Lawmakers Fight to Keep Do Not Call List From Expiring

Congress took the first steps Tuesday to ensure that people who registered for the national Do Not Call list won't be inundated next year with telemarketing calls at dinnertime.

At separate House and Senate committee sessions, lawmakers passed legislation that makes most of the 145 million phone numbers on the list permanent by eliminating a five-year expiration date established by the Federal Trade Commission, which administers the program.

The Associated Press reported last month that millions of phone numbers on the registry would start dropping off beginning next summer unless people re-registered.

Reversing course, the FTC announced last week that it would not purge expired numbers while Congress considers making the phone listings permanent.

A measure sponsored by Rep. Mike Doyle, D-Pa., cleared the House Energy and Commerce Committee on Tuesday and will be sent to the full House for a vote.

Doyle said his legislation would give millions of Americans "a little much-needed peace and quiet."

The House committee also approved a bill, sponsored by Rep. Cliff Stearns, R-Fla., that extends the authority of the FTC to collect fees from telemarketers. That authority expired last month.

In the Senate, a measure similar to the Doyle bill cleared the Commerce Committee. Sen. Byron Dorgan, D-N.D., who sponsored the bill, said it would prevent phones from starting to ring again at supper time. The bill heads to the full Senate for a vote.

Last month, the FTC had said the expiration date was needed to account for changes, such as people who move and switch their phone numbers. Critics complained, pointing out that the list is already scrubbed each month of numbers that have been disconnected and reassigned to new customers. Doyle's bill would require purges by the FTC twice a month.

David Certner, legal policy director at AARP, says many people don't know about the need to re-register every five years. So the legislation, he says, is important.

"People don't want these unwanted calls," Certner said. "For an older person, sometimes it's more than just a bother. It can be a great inconvenience to try to get to a phone only to find out it's simply a call you don't want to receive in the first place."

Linda Stevenson of West Chester, Pa. placed her phone numbers on the Do Not Call list in the early days of the program. She thinks the legislation is a good idea.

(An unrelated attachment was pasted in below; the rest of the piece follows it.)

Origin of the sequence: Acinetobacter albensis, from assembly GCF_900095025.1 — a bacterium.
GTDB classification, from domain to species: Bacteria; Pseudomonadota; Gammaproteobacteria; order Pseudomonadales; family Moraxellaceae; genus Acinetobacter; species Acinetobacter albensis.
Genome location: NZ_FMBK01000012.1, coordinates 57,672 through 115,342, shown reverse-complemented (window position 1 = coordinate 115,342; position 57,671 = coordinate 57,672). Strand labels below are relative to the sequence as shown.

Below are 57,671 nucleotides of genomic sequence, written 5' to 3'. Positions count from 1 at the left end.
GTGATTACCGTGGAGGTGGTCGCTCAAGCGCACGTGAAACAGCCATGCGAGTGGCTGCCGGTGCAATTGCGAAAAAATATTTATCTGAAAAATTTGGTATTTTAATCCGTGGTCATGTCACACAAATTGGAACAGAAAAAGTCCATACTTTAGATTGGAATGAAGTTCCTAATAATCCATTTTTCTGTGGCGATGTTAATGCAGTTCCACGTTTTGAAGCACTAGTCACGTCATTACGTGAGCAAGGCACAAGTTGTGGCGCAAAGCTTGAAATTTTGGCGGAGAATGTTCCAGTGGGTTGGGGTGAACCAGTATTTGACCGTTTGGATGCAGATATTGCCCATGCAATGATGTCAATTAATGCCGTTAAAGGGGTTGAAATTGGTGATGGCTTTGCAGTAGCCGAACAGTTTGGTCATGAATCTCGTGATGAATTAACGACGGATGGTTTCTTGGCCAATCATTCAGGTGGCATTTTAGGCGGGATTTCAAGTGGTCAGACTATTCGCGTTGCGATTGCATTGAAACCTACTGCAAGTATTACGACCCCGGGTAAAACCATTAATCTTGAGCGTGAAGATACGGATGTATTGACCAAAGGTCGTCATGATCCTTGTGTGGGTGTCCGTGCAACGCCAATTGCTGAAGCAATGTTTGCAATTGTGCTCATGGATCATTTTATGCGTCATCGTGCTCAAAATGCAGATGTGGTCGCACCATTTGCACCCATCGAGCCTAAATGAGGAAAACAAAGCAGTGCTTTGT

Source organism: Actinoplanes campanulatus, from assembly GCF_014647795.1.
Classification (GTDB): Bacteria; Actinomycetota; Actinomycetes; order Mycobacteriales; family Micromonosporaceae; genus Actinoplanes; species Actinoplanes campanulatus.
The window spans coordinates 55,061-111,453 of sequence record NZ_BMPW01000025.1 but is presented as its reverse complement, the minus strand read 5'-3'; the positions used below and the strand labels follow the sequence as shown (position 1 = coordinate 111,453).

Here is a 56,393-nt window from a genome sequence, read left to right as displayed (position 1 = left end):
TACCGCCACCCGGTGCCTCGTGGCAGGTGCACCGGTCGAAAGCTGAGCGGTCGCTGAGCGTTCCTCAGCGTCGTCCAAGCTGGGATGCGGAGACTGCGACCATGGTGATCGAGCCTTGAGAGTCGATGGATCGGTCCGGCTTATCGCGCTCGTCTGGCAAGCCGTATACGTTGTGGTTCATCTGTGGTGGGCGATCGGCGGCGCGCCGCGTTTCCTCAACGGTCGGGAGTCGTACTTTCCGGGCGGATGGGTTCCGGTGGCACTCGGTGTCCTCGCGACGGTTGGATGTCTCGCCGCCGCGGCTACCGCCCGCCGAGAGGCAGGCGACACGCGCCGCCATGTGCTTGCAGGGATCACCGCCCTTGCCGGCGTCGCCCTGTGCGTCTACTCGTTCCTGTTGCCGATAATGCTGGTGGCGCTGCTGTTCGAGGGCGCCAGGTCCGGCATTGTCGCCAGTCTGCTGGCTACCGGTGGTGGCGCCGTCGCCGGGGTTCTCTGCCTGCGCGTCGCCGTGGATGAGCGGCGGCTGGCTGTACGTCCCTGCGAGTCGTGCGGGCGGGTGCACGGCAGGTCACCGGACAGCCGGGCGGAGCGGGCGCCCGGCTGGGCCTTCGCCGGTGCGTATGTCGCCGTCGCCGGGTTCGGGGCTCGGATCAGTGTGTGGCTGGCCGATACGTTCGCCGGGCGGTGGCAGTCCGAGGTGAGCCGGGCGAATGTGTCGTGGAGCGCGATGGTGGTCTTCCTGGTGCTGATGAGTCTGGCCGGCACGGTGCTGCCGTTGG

"When someone comes to your door, they knock on your door. They just don't come in and sell to you automatically," Stevenson said. "It's nice that it is assumed the number is permanent and then you opt out."

The Senate and House bills would end the five-year expirations, but people who want to remove their numbers from the Do Not Call list would still be permitted to do so.

The registry prohibits telemarketers from calling phone numbers on the list. Companies face fines of up to $11,000 for each violation. Organizations engaged in charitable, political or survey work are exempt. Companies that have an established business relationship with a customer also may call for up to 18 months after the last purchase, payment or delivery.

Polls have found consumers reporting far fewer unwanted phone calls. Still, some telemarketers continue to violate the law.

Since the registry began in June 2003, the government has filed cases against about 30 companies, resulting in $8.8 million in civil penalties and $8.6 million in redress to consumers and forfeitures.

Most of the penalties were paid by satellite television provider DirecTV Inc., as part of a $5.3 million settlement — the largest in the program's history.

Telemarketers are required to pay an annual subscription fee to access the list so those numbers can be blocked from their dial-out programs. The companies also must update their own calling lists every 31 days to ensure there are no numbers from the registry on them.